What Is a Rose Hip?
Rose hips are the fruit, or seed pods, of rose plants. They are usually red or orange but can be purple or black, and they typically ripen in the late summer or fall.However, if you leave the spent flowers on the rose bush at the end of the season, you should see these small, berry-sized, reddish seed balls left on the tips of the stems. They are ornamental, looking like small crabapples. Rose hips are edible and many birds enjoy them.
Edible Uses for Rose Hips
Both rose hips and rose petals are edible. Roses are in the same family as apples and crab apples, which is why their fruits bear such a strong resemblance to those plants. Rose hips have a bit of the tartness of crab apples and are a great source of vitamin C.1 All roses should produce hips, though rugosa roses—native shrub rose species—are said to have the best-tasting hips. These hips are also generally the largest and most abundant.
Rose hips are an excellent source of vitamin C; I’ve seen references from 8 to 40 times as much C in rose hips as in oranges. Rosehip juice can bind to heavy metals and remove them as well as other toxic products from the body when combined with natural Vitamin C.
Don’t use rose hips from plants that have been treated with a pesticide that is not labeled for use on edibles.2 If you’re not sure, it’s best to avoid using any pesticides if you plan to consume the hips.
Rose hips make great jellies, sauces, syrups, soups and seasoning, and even fruit leather. To get a sense of the taste of rose hips, start out by brewing yourself a cup of rose hip tea.
Harvest the Hips
The best time to harvest your rose hips is after the first light frost has nipped the leaves, but before you experience a hard frost that freezes the hips. Light frost helps sweeten the flavor. The hips should still be firm and have good color. Typically, rose hips are red or orange at maturity. Leave the shriveled or dried rose hips on the plants for the birds to enjoy; they won’t be as tasty and may be too mushy to pick. Waiting until after a frost is also good for the plant, since cutting the hips before frost could encourage the rose to send out new growth that will be killed back at the next frost.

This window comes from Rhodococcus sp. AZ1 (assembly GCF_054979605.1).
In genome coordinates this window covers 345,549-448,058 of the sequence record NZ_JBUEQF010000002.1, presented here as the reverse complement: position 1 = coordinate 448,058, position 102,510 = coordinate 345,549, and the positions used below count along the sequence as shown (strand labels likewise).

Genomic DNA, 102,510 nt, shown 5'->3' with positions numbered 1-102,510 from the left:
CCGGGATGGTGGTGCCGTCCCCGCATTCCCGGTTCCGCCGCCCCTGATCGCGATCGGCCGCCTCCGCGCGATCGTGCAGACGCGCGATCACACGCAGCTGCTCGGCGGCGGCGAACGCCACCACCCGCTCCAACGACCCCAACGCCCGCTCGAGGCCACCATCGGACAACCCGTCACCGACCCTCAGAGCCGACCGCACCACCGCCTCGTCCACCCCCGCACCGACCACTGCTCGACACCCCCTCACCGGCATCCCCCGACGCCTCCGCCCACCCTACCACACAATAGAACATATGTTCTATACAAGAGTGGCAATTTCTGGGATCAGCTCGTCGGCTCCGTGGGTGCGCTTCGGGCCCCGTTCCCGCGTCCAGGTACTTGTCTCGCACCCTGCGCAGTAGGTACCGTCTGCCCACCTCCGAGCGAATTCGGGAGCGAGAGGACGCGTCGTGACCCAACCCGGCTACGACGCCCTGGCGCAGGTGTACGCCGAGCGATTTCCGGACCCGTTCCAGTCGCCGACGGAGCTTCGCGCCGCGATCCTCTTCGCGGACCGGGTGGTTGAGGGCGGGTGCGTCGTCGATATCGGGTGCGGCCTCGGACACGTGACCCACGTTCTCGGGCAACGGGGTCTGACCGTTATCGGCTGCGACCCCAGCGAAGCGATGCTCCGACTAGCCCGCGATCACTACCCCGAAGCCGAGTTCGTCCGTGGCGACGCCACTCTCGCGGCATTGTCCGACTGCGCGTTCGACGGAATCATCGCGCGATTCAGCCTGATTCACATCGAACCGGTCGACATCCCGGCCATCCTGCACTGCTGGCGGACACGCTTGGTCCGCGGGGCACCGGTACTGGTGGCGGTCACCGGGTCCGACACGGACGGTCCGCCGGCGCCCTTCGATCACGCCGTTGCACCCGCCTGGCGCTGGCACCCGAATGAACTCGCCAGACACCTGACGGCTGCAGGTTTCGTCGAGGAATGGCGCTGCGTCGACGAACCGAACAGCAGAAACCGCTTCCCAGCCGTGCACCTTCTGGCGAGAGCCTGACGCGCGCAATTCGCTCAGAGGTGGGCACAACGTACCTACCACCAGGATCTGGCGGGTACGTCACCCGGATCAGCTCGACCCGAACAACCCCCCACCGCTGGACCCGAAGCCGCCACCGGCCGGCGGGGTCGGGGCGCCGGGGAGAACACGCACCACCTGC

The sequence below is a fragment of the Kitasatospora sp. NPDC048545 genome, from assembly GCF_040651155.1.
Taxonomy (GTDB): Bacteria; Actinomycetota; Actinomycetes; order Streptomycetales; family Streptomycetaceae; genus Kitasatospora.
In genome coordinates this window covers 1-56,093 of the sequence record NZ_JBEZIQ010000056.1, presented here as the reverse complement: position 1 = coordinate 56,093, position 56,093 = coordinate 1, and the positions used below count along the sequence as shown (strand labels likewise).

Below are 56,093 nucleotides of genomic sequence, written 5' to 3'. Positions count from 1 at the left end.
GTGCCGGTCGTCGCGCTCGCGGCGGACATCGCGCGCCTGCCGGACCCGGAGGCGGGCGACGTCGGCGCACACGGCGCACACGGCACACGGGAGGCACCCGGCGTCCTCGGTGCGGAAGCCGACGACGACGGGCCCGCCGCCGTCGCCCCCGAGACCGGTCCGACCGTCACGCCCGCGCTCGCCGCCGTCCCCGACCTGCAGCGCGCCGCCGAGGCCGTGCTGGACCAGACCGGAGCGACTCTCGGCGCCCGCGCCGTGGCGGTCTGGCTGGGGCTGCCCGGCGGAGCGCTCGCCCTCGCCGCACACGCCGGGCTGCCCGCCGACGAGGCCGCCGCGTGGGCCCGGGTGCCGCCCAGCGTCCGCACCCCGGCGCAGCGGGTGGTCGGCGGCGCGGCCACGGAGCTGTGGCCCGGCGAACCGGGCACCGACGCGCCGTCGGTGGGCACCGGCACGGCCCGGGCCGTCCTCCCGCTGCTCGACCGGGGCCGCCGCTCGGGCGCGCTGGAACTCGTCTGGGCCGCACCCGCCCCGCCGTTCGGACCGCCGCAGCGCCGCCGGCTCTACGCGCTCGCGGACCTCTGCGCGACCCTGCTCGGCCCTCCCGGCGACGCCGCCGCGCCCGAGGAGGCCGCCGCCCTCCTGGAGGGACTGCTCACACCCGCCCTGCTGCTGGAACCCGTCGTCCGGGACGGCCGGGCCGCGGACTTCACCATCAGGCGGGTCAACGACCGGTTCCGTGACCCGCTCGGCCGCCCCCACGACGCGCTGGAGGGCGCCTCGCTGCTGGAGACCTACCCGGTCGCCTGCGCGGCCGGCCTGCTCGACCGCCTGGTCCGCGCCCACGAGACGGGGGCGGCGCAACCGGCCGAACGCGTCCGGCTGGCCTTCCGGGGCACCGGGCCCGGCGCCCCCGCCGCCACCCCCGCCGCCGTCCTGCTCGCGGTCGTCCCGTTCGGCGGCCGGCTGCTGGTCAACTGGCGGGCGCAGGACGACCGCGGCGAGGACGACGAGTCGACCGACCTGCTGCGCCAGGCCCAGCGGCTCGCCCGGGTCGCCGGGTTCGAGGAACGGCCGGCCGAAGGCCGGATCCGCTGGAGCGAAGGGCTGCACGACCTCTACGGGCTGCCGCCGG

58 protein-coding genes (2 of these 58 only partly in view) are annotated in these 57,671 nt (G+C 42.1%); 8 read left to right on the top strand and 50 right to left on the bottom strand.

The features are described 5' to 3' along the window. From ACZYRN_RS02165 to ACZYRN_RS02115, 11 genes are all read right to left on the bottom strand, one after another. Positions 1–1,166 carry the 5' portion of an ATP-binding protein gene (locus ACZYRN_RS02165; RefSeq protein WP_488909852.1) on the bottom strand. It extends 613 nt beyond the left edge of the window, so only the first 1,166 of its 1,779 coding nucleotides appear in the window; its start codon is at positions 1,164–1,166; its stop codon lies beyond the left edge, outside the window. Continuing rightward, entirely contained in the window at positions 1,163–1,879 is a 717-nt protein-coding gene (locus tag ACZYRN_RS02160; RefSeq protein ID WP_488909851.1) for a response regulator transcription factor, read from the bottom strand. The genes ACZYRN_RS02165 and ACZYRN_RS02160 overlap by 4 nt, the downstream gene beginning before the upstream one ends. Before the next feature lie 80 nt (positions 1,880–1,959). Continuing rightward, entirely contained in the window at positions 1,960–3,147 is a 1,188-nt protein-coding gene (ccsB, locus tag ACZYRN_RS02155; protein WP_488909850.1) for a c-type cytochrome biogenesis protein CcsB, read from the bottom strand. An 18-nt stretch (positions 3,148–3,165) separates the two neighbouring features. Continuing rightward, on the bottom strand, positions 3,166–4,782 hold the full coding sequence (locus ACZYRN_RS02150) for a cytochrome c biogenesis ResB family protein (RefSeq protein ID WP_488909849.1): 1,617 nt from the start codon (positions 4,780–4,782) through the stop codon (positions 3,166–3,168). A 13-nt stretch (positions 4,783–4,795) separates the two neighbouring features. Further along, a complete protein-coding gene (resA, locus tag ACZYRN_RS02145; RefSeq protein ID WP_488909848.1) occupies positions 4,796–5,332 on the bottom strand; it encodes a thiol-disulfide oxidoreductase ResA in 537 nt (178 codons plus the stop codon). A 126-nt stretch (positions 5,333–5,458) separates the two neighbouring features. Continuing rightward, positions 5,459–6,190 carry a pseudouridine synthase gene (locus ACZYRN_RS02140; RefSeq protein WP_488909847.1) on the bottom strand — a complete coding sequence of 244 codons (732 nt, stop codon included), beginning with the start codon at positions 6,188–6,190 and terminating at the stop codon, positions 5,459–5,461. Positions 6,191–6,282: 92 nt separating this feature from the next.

Fully ripe hips can often simply be plucked off the rose canes. Or you can clip them off with a knife or scissors. Wear garden gloves to avoid being pricked by the thorns on the rose canes.
Uses for Rose Hips
There are many common ways to use rose hips:
Rose hips can be cooked to extract the juice for jams and jellies. The juice can be strained and used immediately, or frozen for up to a year.
To dry rose hips, spread the hips out over baking trays rays and dry them in an oven or dehydrator set to 110 F until the hips are dry and brittle. When completely dry, store them in airtight jars.
When making jelly, rose hips are often mixed with other fruits, such as apples or cranberries. To extract the juice to make jelly, remove the blossom remnants and stems from the rose hips. Wash the hips in cool water. Add the rose hips to a pan, cover with water, and simmer for 15 minutes. Cool, then strain through a cheesecloth into a container. One pound of rose hips equals about 2 cups of juice.
You can also use fresh or dried rose hips for a simple rosehip tea. You will need about twice as many rose hips if you are using fresh ones. For fresh rosehip tea, steep four to eight rose hips in a cup of boiling water for about 10 to 15 minutes. Don’t use aluminum pans or utensils that could discolor the hips; aluminum also destroys the vitamin C in rose hips. Stainless steel is fine. If you want to try out the flavor of rose hips but don’t have any in your garden or you aren’t up to all the seeding and prep work that is involved, rosehip tea is widely available in many grocery stores.